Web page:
I have been reviewing a number of very exciting proposals for the Chinese Christianities Seminar for the upcoming meeting of the American Academy of Religion, in November 2015. They cover so many areas of Chinese Christianities – from various contexts around the world, to various conditions within a given locale. Though I have tried arguing this in the past, it is important to recognise Christianity as not simply a ‘foreign religion’ or ‘foreign teaching’ (yang jiao 洋教), but in many ways also a Chinese religion.
First, it is worth noting that in mainland China, there are a number of religions which are ‘foreign’ historically – Christianity, Islam, Buddhism, and arguably even the ‘religion’ of Communism. But even if we were to take an ideology such as Confucianism (is it a religion, is it a philosophy… let’s not go there for this blog post), the sinologist Arif Dirlik makes this provocative statement:1
It is interesting to contemplate when Confucius became Chinese, when he was rendered from a Zhou dynasty sage into one of the points of departure for a civilization conceived in national terms. When the Japanese, Koreans, and Vietnamese adopted Confucianism for their own purposes, all the time claiming their own separate identity, did they do so to become part of the Sung or Yuan or Ming, whom they resisted strenuously… ?
Dirlik’s point really challenges whether something as ‘Chinese’ as Confucianism can even be fully owned by those who see themselves as culturally Chinese.
Second, there were many ideas in imperial China that were not considered orthodox but still tolerated. By and large, such ideologies were considered heterodox when compared with the state orthodoxy which revolved around texts often associated with Confucianism. It was not until the 1850s that Christianity in China came under the attack as a foreign religion – largely because of its association with imperialism during the Opium Wars. Since then, this characterisation has stuck.
Generally speaking, it is vitally important to think about Christianity, or Chinese Christianity (if you would like), as a Chinese religion. It is not uncommon to make the distinction between ‘American Evangelicalism’ and ‘British Evangelicalism’. It is to say that unique histories and unique conditions have shaped the priorities of each permutation. However, it also shows how complex any religious phenomenon is when it intersects the sensibilities of a specific context.
At a previous meeting of the American Academy of Religion, I was at a book table of one publisher who was telling me about a particular study bible they had produced and were beginning to translate it into all these different languages. When I asked if they were adapting it to the various contexts, he was surprised that that should even be a consideration. Really? How many English translations of the bible are there – each with their own translation theories and trying to adjust to such factors in the English such as gender neutrality or the evolution of certain English words? Yet 80-90% of Chinese Protestants read one major translation, the Chinese Union Version (he he ben 和合本), which was produced almost a century ago when a written vernacular Chinese was a mere thought being toyed with by literary reformers. Surely, there are significant contextual differences that need to be accounted for.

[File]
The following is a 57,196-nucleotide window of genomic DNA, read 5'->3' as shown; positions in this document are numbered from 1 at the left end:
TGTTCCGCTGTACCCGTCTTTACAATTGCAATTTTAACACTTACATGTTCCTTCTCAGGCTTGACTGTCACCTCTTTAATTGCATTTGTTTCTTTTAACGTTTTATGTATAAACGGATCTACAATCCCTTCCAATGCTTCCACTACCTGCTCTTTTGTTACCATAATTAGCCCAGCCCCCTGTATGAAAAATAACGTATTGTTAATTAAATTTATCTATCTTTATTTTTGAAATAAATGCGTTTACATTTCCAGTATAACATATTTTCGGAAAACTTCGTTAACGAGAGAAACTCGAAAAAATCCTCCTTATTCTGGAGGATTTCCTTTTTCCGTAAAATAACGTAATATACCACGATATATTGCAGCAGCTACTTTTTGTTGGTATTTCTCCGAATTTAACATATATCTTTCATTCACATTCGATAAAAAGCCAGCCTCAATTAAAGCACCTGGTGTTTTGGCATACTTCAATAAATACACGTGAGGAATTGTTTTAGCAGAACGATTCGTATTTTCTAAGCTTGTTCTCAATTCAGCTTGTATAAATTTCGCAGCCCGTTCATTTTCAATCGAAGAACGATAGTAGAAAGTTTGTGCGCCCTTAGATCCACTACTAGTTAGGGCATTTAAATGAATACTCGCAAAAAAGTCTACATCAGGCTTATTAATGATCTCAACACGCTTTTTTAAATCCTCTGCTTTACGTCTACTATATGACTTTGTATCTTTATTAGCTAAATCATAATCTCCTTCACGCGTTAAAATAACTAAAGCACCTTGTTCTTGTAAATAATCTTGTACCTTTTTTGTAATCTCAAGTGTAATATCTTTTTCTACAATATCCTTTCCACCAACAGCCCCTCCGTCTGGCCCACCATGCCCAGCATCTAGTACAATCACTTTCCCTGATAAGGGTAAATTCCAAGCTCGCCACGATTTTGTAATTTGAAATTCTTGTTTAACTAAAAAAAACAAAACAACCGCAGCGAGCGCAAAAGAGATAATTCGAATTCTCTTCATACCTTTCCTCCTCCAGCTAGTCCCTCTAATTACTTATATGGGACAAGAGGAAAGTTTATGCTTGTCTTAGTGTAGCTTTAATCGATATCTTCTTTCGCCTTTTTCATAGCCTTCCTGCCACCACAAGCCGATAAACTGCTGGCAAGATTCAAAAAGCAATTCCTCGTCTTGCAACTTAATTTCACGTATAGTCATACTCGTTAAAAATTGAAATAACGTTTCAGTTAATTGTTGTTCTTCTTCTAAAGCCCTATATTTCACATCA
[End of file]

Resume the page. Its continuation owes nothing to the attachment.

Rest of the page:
That, of course, is a very simple example. But the growth of Christianity has come with many adaptations, explicitly and implicitly, which makes its adoption amongst Chinese in the mainland and around the world much more nuanced. This brings strengths, like the good food that is so often shared in the midst of Chinese Christian fellowship; but it also brings weaknesses, like the church schisms prevalent in Chinese diasporic communities due to power struggles. Both of these, I would argue, come from deeply embedded Chinese cultural priorities which shape Chinese Christianity as a Chinese religion. In some ways, it asks if we need a different ecclesiology to account for these dynamics.
To ignore this understanding overlooks the possibility of a more critical reflection and engagement with Chinese Christianities, and overlooks the possibilities of practical and theoretical attempts at addressing concerns that plague Chinese Christians. But there is also a risk of overdoing it. It is interesting to see so many Chinese Christians doing work in the area of ‘shame’ as an expression of sin,2 but we need to be careful not to overly essentialise all Chinese as being preoccupied with ‘shame’ and not deal with the more ‘Western’ preoccupation with ‘guilt’ (keep reading).
On the flipside, this suggests that other ‘Christianities’ need to have more critical reflection as well. Since coming to Scotland, I have had a number of conversations with my colleague James Eglinton about how the Gaelic culture of many Scottish Christians shapes certain aspects of Scottish Christianity. This needs more critical reflection. Back to the guilt-shame dichotomy, Andy Crouch has recently written about shame, but within Western societies.3 It is not only Eastern societies that need to deal with shame, and it is not only Western societies that need to deal with guilt.
Let us more critically engage Christianity as a Chinese religion, and Christianity as a Scottish Gaelic religion, or Christianity as a white American religion. With this in mind, the diversity and particularity of world Christianity poses helpful challenges to global church unity, but also highlights the beauty of the gospel’s catholicity in all tribes and nations.